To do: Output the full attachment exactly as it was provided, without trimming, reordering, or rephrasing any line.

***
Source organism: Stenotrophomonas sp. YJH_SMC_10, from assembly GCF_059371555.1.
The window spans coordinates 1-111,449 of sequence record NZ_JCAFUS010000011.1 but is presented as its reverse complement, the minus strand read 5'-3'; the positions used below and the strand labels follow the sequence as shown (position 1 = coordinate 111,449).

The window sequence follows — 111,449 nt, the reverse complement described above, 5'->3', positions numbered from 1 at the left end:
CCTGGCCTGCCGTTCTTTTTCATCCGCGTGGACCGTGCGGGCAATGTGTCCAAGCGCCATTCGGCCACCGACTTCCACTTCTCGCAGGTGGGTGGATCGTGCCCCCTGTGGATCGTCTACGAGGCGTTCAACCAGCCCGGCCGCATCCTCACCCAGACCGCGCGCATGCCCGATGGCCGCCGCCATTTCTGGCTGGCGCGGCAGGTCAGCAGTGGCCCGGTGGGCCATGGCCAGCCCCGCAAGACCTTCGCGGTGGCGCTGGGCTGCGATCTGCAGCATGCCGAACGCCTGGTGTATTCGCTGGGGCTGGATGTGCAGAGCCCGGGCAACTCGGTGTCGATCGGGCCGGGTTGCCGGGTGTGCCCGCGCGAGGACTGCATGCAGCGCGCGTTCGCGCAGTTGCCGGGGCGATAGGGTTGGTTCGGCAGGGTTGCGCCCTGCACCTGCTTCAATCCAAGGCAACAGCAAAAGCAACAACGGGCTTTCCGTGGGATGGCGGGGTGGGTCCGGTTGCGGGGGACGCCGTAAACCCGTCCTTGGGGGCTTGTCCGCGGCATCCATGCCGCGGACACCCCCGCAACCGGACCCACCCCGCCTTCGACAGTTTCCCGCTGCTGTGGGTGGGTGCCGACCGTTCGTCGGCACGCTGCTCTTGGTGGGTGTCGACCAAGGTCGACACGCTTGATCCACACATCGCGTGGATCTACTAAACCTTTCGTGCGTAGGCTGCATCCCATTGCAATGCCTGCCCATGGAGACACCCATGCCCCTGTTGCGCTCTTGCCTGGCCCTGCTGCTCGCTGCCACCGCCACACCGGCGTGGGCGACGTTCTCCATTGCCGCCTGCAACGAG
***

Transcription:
Source organism: Stenotrophomonas sp. YJH_SMC_10, from assembly GCF_059371555.1.
The window spans coordinates 1-111,449 of sequence record NZ_JCAFUS010000011.1 but is presented as its reverse complement, the minus strand read 5'-3'; the positions used below and the strand labels follow the sequence as shown (position 1 = coordinate 111,449).

The window sequence follows — 111,449 nt, the reverse complement described above, 5'->3', positions numbered from 1 at the left end:
CCTGGCCTGCCGTTCTTTTTCATCCGCGTGGACCGTGCGGGCAATGTGTCCAAGCGCCATTCGGCCACCGACTTCCACTTCTCGCAGGTGGGTGGATCGTGCCCCCTGTGGATCGTCTACGAGGCGTTCAACCAGCCCGGCCGCATCCTCACCCAGACCGCGCGCATGCCCGATGGCCGCCGCCATTTCTGGCTGGCGCGGCAGGTCAGCAGTGGCCCGGTGGGCCATGGCCAGCCCCGCAAGACCTTCGCGGTGGCGCTGGGCTGCGATCTGCAGCATGCCGAACGCCTGGTGTATTCGCTGGGGCTGGATGTGCAGAGCCCGGGCAACTCGGTGTCGATCGGGCCGGGTTGCCGGGTGTGCCCGCGCGAGGACTGCATGCAGCGCGCGTTCGCGCAGTTGCCGGGGCGATAGGGTTGGTTCGGCAGGGTTGCGCCCTGCACCTGCTTCAATCCAAGGCAACAGCAAAAGCAACAACGGGCTTTCCGTGGGATGGCGGGGTGGGTCCGGTTGCGGGGGACGCCGTAAACCCGTCCTTGGGGGCTTGTCCGCGGCATCCATGCCGCGGACACCCCCGCAACCGGACCCACCCCGCCTTCGACAGTTTCCCGCTGCTGTGGGTGGGTGCCGACCGTTCGTCGGCACGCTGCTCTTGGTGGGTGTCGACCAAGGTCGACACGCTTGATCCACACATCGCGTGGATCTACTAAACCTTTCGTGCGTAGGCTGCATCCCATTGCAATGCCTGCCCATGGAGACACCCATGCCCCTGTTGCGCTCTTGCCTGGCCCTGCTGCTCGCTGCCACCGCCACACCGGCGTGGGCGACGTTCTCCATTGCCGCCTGCAACGAG